One disclosed embodiment of the invention is a leg extension machine for exercising the quadriceps by engaging a movement arm with the legs while bent at the knees and rotating the movement arm about a horizontal axis by straightening the legs into an extended position. Such movement of the movement arm is resisted by a weight stack located within easy reach of the user enabling the user to select a desired resistance weight and a range of movement of the movement arm while seated in the machine at the beginning or during an interval in the exercise. The seat is easily adjustable towards or away from the movement arm to suit the size of the user, and the movement arm can be easily moved by the user to facilitate entry or exit from the machine. In addition, a support is provided to allow one leg which may be in a cast to be supported while the other leg is exercised by the machine. While not in use, the support is retracted out of the way. The movement arm has a sprocket connected by a cable to the bottom of a stack pin included in the weight stack for raising the weight stack when the movement arm is rotated in one direction during exercise. Leverage is controlled and varied by a cam connected by the cable between the sprocket and the stack pin.
Another embodiment of the present invention is a seated leg curl machine for exercising the hamstring muscles. In this embodiment, the movement arm is provided with upper and lower spaced pads for receiving therebetween portions of the legs below the knees. In the start position the legs are extended with the upper pad located on one side of the leg below the knees and the lower pad on the opposite side of the legs above the ankle area. In use, the exerciser pivots the movement arm downwardly about the horizontal axis thus bending the legs about the knees, and against the resistance weight. During the exercise the upper pad on the movement arm serves to properly position the legs during the exercise. In this embodiment the movement arm is connected to the weight stack pin by means of a drive lever located at the base of the machine and pivotally connected at one end to a bottom portion of the stack pin. The opposite end of the drive lever is pivotally connected to a stationary support by a link while an intermediate portion of the drive lever is connected by a cable or chain to the movement arm such that rotation of the movement arm in one direction during an exercise will serve to lift the lever and in turn the weight stack.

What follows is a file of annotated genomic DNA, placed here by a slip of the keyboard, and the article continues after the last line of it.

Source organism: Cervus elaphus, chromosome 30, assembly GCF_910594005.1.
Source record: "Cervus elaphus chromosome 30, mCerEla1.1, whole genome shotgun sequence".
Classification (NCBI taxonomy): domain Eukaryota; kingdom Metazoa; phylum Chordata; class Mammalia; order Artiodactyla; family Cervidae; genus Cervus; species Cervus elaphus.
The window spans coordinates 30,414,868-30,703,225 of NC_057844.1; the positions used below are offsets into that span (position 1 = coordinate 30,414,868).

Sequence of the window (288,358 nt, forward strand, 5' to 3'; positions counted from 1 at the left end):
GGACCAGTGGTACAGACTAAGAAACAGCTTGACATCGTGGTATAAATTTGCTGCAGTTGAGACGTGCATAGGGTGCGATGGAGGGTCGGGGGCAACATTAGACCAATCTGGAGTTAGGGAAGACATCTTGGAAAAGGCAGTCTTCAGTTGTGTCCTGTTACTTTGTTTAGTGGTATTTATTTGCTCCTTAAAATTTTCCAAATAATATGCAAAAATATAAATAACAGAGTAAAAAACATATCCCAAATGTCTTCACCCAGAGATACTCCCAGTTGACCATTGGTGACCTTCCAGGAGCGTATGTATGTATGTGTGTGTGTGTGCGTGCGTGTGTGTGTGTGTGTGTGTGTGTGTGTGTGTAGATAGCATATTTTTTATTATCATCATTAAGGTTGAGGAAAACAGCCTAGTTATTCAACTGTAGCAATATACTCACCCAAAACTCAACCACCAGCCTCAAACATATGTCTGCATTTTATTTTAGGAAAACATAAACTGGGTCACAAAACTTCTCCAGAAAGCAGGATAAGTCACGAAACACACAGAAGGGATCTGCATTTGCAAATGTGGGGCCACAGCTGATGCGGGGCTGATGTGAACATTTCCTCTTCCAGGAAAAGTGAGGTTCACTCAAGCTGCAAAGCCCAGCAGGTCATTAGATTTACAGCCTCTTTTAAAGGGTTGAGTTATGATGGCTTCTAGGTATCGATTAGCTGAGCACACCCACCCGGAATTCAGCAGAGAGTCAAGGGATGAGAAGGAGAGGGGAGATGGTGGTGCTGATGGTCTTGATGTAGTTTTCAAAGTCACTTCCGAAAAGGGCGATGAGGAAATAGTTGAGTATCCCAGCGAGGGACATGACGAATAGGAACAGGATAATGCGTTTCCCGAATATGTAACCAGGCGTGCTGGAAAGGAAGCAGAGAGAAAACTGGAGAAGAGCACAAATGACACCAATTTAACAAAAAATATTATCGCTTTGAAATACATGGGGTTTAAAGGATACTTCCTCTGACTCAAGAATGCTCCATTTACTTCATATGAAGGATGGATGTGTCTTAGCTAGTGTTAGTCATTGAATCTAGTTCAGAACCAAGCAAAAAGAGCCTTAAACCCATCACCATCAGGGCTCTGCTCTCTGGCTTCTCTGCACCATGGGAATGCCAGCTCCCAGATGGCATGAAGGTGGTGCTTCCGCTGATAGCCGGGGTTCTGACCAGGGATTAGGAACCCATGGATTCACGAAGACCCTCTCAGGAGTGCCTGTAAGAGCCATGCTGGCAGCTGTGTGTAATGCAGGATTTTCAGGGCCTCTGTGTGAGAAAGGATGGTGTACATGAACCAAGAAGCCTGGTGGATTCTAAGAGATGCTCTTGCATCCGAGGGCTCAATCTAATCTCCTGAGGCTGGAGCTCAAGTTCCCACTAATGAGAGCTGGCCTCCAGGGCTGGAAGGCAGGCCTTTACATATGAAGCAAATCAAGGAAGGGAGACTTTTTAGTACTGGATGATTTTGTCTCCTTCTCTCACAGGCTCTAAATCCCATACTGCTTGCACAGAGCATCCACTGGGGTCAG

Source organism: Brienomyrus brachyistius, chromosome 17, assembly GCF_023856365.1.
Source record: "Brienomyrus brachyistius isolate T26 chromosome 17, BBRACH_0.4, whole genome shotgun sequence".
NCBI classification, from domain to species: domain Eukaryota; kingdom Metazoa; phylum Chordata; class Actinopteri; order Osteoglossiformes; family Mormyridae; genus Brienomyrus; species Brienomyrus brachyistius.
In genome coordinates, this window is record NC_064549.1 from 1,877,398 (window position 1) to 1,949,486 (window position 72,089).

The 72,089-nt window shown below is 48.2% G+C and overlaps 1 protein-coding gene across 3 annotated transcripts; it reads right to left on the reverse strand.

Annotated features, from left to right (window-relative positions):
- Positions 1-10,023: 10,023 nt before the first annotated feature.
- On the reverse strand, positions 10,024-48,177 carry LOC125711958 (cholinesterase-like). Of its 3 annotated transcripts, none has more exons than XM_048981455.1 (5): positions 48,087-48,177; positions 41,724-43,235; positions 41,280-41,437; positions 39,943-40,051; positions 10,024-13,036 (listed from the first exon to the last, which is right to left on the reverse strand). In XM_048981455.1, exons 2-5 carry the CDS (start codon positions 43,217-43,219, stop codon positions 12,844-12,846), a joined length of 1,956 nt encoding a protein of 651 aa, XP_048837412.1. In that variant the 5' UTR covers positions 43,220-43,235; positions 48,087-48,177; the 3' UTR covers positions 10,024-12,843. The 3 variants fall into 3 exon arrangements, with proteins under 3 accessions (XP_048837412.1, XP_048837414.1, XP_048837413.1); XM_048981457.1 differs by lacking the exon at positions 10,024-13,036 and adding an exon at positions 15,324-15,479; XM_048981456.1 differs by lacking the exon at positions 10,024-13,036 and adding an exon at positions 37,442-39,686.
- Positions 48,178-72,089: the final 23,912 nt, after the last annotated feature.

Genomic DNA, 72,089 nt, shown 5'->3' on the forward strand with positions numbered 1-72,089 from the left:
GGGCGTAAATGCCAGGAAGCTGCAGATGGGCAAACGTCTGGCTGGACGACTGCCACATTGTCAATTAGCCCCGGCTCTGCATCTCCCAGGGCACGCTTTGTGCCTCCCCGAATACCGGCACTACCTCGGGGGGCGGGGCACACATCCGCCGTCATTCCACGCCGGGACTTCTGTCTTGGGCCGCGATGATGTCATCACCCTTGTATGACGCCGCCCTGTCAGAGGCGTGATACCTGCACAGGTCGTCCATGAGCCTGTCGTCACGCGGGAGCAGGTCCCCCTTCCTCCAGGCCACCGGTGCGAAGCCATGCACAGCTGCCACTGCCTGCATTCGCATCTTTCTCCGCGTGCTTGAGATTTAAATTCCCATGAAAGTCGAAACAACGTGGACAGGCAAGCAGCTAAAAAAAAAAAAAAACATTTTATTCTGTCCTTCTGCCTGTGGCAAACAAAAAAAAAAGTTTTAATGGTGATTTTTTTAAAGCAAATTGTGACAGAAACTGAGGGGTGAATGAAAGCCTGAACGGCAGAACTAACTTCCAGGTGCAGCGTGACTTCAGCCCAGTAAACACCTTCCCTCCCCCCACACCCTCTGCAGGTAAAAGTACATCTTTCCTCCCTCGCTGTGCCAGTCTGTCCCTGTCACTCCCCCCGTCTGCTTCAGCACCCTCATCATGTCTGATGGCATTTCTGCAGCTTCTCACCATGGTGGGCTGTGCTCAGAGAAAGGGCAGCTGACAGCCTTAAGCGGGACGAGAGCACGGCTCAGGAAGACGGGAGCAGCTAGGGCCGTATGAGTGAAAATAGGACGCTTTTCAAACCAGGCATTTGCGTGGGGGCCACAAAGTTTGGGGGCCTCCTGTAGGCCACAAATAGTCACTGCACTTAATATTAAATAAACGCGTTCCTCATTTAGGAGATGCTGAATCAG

Other objects and advantages of the present invention will become apparent from the following more detailed description taken in conjunction with the attached drawings in which:
FIG. 1 is a side elevational view of the leg extension machine embodying the present invention for exercising thigh muscles such as the quadriceps, and with certain portions of the machine removed;
FIG. 2 is a side elevational view of the machine shown in FIG. 1;
FIG. 3 is a bottom plan view of the machine shown in FIG. 1;